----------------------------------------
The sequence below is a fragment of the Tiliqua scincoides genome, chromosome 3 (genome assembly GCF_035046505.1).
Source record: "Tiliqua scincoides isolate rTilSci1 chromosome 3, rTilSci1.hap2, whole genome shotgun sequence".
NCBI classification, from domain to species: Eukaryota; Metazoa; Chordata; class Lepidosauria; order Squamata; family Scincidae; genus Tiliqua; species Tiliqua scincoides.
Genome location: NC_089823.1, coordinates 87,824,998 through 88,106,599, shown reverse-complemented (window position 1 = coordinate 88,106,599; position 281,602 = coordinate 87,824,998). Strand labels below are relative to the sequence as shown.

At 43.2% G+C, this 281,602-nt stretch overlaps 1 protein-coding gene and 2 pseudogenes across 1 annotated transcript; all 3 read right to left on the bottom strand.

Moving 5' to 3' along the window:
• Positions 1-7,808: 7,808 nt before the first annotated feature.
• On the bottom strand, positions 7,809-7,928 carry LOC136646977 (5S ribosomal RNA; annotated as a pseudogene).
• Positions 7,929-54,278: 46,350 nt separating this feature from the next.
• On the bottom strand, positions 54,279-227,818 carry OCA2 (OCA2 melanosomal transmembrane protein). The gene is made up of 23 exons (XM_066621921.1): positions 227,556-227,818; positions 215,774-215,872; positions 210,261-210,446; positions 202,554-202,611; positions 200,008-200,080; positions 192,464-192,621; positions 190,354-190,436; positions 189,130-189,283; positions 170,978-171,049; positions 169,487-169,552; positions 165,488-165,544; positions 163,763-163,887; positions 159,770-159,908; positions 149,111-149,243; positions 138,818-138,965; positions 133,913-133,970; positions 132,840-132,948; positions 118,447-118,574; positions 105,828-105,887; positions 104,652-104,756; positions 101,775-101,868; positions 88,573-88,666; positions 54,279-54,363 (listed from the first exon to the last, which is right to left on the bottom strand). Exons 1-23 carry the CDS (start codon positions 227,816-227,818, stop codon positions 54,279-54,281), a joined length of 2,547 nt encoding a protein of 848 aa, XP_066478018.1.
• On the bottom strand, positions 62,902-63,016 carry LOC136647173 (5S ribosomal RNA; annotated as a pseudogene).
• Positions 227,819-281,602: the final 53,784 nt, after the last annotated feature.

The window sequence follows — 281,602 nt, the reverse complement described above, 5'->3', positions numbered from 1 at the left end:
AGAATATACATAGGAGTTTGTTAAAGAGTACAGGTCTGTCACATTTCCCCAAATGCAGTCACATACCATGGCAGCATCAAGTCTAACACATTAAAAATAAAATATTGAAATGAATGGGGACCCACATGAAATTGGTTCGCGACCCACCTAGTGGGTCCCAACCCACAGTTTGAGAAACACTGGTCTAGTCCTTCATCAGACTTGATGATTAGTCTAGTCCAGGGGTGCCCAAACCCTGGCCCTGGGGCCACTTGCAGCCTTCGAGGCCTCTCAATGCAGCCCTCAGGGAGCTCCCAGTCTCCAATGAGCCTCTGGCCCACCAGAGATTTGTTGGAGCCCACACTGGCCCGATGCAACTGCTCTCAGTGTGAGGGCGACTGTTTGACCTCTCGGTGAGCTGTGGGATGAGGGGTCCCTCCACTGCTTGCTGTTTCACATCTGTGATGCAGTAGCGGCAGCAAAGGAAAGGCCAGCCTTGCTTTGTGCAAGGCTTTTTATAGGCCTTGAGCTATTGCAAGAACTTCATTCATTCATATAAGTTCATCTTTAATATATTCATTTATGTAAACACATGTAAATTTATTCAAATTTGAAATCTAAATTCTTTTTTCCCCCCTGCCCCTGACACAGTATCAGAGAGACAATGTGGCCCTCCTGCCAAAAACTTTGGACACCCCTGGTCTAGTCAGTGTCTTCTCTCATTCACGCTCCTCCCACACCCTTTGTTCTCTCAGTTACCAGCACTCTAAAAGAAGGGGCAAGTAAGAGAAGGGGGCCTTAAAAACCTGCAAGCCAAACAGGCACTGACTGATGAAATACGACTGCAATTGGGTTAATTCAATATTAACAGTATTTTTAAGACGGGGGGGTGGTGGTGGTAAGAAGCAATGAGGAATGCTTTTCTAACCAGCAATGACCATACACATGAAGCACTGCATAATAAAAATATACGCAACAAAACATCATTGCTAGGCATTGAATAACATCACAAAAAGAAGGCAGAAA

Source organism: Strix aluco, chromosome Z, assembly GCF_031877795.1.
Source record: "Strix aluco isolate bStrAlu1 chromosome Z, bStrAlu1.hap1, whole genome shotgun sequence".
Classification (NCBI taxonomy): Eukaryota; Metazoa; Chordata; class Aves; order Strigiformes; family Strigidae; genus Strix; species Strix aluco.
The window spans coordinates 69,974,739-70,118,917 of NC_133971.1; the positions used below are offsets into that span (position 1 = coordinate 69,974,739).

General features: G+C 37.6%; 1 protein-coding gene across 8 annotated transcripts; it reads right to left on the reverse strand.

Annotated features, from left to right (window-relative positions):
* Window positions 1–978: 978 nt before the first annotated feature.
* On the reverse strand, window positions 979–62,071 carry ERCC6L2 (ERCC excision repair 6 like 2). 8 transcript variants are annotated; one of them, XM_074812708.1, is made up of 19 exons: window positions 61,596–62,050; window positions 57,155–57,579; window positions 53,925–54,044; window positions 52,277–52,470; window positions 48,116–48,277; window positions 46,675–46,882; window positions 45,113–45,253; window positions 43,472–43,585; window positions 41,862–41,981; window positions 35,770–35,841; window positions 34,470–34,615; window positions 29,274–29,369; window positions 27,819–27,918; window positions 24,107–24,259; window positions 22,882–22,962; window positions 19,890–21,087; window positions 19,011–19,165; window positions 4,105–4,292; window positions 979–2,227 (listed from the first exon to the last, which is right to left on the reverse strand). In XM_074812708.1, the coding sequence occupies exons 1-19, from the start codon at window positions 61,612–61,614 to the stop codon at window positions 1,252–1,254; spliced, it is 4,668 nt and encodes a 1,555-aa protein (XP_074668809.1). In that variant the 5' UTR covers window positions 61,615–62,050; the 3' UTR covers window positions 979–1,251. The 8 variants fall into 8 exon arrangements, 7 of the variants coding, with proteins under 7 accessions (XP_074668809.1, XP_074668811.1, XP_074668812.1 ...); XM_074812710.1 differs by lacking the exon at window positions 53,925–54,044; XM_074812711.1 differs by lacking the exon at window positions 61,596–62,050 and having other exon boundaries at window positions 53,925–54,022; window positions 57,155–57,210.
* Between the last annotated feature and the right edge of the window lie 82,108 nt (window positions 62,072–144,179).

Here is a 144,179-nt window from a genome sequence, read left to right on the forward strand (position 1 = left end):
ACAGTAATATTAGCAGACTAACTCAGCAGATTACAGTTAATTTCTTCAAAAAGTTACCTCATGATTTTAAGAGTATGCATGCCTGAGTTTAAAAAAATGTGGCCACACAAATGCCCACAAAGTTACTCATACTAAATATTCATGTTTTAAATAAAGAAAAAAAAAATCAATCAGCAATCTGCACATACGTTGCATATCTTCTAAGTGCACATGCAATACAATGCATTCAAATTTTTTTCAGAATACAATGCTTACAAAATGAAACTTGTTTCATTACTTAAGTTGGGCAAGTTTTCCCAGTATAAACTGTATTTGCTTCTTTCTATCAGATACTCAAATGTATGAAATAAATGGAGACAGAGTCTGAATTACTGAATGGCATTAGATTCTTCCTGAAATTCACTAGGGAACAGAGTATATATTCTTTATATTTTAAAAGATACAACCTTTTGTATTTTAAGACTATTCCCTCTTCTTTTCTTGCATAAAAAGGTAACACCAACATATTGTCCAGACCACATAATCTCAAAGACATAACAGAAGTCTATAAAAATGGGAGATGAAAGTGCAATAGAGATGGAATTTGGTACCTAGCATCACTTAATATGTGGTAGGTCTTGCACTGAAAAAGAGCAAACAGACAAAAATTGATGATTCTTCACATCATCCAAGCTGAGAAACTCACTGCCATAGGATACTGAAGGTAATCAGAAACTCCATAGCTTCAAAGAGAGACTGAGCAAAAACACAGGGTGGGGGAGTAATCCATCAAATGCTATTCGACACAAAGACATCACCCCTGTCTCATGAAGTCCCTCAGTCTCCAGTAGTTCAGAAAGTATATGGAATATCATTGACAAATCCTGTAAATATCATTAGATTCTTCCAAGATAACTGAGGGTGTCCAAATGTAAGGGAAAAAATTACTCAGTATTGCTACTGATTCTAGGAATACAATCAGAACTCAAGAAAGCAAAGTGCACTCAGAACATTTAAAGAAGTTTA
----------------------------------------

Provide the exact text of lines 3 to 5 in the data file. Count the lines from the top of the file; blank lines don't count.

NCBI classification, from domain to species: Eukaryota; Metazoa; Chordata; class Lepidosauria; order Squamata; family Scincidae; genus Tiliqua; species Tiliqua scincoides.
Genome location: NC_089823.1, coordinates 87,824,998 through 88,106,599, shown reverse-complemented (window position 1 = coordinate 88,106,599; position 281,602 = coordinate 87,824,998). Strand labels below are relative to the sequence as shown.

At 43.2% G+C, this 281,602-nt stretch overlaps 1 protein-coding gene and 2 pseudogenes across 1 annotated transcript; all 3 read right to left on the bottom strand.